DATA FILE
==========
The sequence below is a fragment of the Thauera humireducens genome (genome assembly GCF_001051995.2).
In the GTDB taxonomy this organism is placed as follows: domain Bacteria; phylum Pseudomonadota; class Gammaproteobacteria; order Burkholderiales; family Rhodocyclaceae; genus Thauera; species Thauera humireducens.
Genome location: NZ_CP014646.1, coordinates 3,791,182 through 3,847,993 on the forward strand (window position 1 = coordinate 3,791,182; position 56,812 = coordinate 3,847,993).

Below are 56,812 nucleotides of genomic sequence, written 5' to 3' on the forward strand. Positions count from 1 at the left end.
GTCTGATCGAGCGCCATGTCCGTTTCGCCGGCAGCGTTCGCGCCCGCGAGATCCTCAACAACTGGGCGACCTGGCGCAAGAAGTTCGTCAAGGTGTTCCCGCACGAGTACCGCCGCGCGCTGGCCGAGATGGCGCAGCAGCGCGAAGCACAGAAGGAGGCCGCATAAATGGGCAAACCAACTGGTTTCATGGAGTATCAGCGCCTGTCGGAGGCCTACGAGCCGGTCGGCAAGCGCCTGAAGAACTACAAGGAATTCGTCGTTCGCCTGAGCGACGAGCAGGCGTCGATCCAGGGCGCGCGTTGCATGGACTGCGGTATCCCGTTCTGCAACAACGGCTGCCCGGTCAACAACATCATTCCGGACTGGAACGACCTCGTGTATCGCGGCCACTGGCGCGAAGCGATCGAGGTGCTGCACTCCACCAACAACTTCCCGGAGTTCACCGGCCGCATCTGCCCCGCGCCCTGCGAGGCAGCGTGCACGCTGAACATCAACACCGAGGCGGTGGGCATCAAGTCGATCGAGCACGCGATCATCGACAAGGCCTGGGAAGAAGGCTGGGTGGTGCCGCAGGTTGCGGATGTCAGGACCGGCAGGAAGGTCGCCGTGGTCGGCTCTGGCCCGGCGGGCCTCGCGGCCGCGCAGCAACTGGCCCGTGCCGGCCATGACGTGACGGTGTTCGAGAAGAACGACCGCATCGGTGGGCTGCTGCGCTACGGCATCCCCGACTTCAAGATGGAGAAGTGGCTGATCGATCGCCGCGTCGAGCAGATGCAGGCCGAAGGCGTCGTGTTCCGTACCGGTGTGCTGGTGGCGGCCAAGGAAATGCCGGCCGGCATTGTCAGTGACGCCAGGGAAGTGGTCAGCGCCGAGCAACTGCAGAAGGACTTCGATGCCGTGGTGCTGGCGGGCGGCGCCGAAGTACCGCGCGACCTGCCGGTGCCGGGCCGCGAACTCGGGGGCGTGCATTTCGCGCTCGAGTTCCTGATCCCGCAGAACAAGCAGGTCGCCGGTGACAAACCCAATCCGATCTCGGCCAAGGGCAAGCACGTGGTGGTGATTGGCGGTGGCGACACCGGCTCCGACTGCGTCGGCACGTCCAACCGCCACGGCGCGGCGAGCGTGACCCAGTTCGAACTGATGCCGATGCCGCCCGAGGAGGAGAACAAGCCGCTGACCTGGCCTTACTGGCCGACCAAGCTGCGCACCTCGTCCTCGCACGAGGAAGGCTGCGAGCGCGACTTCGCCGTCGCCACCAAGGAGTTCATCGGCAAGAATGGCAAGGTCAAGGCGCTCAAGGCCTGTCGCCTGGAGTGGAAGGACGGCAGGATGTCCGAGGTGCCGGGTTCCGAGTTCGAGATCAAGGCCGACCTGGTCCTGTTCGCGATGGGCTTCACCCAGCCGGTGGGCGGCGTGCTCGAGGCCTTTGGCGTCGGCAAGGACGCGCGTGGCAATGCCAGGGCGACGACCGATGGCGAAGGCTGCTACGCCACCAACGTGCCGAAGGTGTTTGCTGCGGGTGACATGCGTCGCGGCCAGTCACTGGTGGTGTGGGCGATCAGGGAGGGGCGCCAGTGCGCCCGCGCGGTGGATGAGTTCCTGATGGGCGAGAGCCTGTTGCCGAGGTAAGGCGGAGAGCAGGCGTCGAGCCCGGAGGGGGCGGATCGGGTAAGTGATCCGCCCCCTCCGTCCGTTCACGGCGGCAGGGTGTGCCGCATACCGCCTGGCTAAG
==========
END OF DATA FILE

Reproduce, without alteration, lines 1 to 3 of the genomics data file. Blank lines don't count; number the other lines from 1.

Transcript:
The sequence below is a fragment of the Thauera humireducens genome (genome assembly GCF_001051995.2).
In the GTDB taxonomy this organism is placed as follows: domain Bacteria; phylum Pseudomonadota; class Gammaproteobacteria; order Burkholderiales; family Rhodocyclaceae; genus Thauera; species Thauera humireducens.
Genome location: NZ_CP014646.1, coordinates 3,791,182 through 3,847,993 on the forward strand (window position 1 = coordinate 3,791,182; position 56,812 = coordinate 3,847,993).